Part 1: Simon Hearne – The What, why and how of Web Performance Testing
In this interview, Bruce Zaayman, Performance Testing Director at Inspired Testing chats with Simon Hearne, Web Performance Architect, speaker and Blogger about Web Performance Testing.
Simon explains why great web experiences will ensure customers will be more likely to convert when engaging with your website.
Simon also helps run the London Web Performance Group (a professional networking and learning group for people whose work depends on delivering content and applications over the web as fast as possible) as well as running the grey QR Code Generator.
“Giving customers a great and fast experience, means they will consume more content, have a more positive impression of your brand and ultimately be more likely to convert which will generate a more positive business outcome.”
- Simon Hearne, Web Performance Architect, speaker and Blogger.
Watch it here:
- How would you describe the difference between traditional load and performance testing and web performance testing?
- How do you prove the value of performance?
- What are the upcoming changes in SEO and why is performance important?
- What makes it exciting to work in web performance?
- If a client could only do one thing to improve performance, what would it be?
- LinkedIn = https://www.linkedin.com/in/simonhearne/
- GitHub = https://github.com/simonhearne
- Twitter = https://twitter.com/SimonHearne
- Website = https://simonhearne.com/
Full video script
Hi Everyone, I am Bruce Zaayman, a Performance Testing Director at Inspired Testing. Today I’m joined by Simon Hearne, who is a web performance architect and an expert in web performance testing.He’ll be sharing some of his knowledge and insight around a very interesting and valuable topic.
Welcome Simon, I’m very excited to have this chat with you, let’s jump straight into it…
Give us a little bit of an overview on yourself.
Yes, so I’m a web performance architect which means I don’t write code but I help companies understand how the code that they’re shipping, the websites and apps that they deliver, relate to the user experience their customers have. So a lot of the time I spend helping customers understand the performance that they’re currently delivering, and then working out how users respond to that, how performance relates to business outcomes such as, simple things like bounce rate all the way through to conversion rate and business success, and then help customers work out what are the best things to do to improve both the performance of the websites they’re delivering and the business outcomes to help build success.
So how would you describe the difference between traditional load and performance testing and web performance testing?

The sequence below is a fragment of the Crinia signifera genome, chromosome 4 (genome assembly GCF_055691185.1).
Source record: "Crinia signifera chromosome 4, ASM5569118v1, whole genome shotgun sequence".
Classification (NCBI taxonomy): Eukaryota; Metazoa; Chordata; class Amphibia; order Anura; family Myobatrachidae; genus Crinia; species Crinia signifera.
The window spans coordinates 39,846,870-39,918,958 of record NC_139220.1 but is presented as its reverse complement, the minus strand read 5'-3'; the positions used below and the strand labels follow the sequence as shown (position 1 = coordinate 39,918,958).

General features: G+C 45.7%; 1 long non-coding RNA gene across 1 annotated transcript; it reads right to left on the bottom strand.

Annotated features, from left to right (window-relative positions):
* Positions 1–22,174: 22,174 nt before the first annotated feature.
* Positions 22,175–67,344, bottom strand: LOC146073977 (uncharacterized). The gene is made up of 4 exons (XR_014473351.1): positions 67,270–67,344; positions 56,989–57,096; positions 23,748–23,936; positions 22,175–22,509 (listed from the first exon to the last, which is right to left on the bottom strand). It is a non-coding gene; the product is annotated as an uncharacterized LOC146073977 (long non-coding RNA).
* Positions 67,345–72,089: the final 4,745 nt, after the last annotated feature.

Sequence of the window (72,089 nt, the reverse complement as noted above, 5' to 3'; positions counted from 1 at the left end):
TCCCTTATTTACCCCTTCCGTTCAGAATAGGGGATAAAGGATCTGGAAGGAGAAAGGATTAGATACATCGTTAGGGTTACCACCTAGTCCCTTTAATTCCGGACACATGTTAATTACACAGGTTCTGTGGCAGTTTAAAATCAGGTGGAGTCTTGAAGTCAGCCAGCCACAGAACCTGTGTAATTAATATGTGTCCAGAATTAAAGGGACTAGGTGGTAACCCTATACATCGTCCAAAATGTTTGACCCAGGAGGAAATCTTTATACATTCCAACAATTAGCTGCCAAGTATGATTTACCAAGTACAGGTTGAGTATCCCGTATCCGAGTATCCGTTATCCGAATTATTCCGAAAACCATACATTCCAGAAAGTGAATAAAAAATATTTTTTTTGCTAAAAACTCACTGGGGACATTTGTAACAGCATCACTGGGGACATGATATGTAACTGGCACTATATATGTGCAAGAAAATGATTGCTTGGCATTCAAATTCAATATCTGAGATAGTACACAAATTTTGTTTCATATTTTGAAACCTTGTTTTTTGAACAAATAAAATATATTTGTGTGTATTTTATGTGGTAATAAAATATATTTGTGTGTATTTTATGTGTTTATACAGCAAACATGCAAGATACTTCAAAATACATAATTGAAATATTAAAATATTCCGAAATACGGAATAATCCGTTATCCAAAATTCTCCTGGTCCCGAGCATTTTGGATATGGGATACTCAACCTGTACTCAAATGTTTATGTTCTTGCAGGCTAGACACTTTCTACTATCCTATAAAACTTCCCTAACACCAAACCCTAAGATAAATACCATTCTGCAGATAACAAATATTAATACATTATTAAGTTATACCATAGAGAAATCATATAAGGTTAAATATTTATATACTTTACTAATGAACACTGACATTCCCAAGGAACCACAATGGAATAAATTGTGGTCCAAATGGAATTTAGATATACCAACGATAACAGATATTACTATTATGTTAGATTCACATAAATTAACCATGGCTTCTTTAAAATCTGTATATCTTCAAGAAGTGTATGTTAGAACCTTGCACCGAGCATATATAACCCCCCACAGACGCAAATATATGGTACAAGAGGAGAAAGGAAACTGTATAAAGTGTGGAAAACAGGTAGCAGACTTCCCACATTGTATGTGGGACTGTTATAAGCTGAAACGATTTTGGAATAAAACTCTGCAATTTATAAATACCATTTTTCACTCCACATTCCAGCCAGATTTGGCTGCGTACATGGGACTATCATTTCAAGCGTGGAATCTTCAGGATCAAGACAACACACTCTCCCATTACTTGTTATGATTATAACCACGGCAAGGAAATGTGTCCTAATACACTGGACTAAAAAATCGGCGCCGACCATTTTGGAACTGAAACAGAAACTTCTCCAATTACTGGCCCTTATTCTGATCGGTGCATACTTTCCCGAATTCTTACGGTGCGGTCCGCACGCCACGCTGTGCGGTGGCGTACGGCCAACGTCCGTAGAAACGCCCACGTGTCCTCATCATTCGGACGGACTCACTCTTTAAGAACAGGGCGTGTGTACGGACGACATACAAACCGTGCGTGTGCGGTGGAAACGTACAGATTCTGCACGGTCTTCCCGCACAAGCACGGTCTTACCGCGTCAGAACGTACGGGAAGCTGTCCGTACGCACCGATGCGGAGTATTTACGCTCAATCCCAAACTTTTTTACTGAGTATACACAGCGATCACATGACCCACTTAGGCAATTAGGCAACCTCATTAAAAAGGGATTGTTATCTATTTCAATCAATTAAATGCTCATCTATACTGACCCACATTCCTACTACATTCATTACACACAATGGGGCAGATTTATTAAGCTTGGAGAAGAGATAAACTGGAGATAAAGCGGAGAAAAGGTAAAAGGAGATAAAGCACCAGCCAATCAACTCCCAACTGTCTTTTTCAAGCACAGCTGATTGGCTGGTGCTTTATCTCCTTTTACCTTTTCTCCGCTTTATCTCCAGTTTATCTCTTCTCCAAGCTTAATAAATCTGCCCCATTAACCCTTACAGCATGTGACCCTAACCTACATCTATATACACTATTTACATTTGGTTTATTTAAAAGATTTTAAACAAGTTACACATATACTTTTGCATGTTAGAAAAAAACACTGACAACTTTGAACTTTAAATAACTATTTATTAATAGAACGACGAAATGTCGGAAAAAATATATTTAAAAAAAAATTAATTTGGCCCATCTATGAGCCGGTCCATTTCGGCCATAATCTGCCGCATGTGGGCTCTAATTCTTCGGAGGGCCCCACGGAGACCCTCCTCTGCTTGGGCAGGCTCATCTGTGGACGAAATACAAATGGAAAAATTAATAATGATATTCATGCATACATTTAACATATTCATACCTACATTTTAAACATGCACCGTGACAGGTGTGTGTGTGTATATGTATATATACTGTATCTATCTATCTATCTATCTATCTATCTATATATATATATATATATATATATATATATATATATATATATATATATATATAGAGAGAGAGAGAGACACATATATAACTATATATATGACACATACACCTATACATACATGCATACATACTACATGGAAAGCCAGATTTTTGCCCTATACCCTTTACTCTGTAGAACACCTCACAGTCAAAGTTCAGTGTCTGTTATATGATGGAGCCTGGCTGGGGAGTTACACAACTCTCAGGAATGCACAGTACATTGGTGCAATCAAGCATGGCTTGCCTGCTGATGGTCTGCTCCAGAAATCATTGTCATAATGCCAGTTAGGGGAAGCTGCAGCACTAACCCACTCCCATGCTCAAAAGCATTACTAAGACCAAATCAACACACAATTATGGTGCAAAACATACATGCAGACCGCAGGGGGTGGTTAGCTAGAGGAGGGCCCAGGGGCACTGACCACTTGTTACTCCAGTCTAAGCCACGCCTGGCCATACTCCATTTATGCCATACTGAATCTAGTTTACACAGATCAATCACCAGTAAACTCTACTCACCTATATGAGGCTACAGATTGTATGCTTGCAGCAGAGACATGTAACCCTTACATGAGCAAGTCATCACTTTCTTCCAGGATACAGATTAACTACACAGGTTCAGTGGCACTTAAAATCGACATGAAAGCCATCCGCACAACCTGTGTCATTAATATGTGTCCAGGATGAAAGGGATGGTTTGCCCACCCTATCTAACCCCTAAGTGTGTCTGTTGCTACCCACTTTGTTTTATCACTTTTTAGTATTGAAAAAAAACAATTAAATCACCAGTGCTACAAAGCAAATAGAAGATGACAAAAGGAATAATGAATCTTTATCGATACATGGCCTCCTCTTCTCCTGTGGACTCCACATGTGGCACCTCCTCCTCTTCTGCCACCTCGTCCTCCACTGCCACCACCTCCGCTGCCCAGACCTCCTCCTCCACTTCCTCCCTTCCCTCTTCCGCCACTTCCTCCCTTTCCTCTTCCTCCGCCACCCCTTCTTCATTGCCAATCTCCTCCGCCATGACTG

It’s a good question and one that’s almost hard to describe. So, with traditional load and performance testing and as well as other functional and non-functional testing, you’re kind of looking for success, and as you’re working towards success which may be a benchmark of a certain number of users per hour, you’re finding bottlenecks and clearing them until you reach the goal.
With web performance it’s much more an art than a science. It’s about working out what is right for your website and your visitors, which could be totally different from a different website, and different set of visitors. To compound that you’ve got all the variables of web performance such as the devices that your customers use, the connections that they have, whether they’ve been to your site before and have assets cached or not, and then on top of that we have a huge number of ways to measure performance, from different metrics different tools, which makes it really hard to say that “this is success”. Unlike with security testing or performance testing, there’s no real boundary for success, it’s just continual improvement and measuring the changes that you make against your business outcomes and goals.
So, yes, it’s more art than science, I think is the easiest way to describe it.
So is that what makes it exciting to work in web performance?
Yeah, exactly that, especially as every client you work with is different, with a different code base, a different set of customers, different business goals, so you never have one day the same as another, which makes it really interesting.
If a client could only do one thing to improve performance, what would it be?
This may seem counter-intuitive but the best results I’ve seen are when customers understand the performance they’re delivering, so get the right set of measurements in place. Everything else kind of falls of the back of that. Any changes you make… there’s no real point in making lots of changes unless you understand what you’re measuring and what you’re trying to achieve. So getting measurement in place is step one.
How do you prove the value of performance?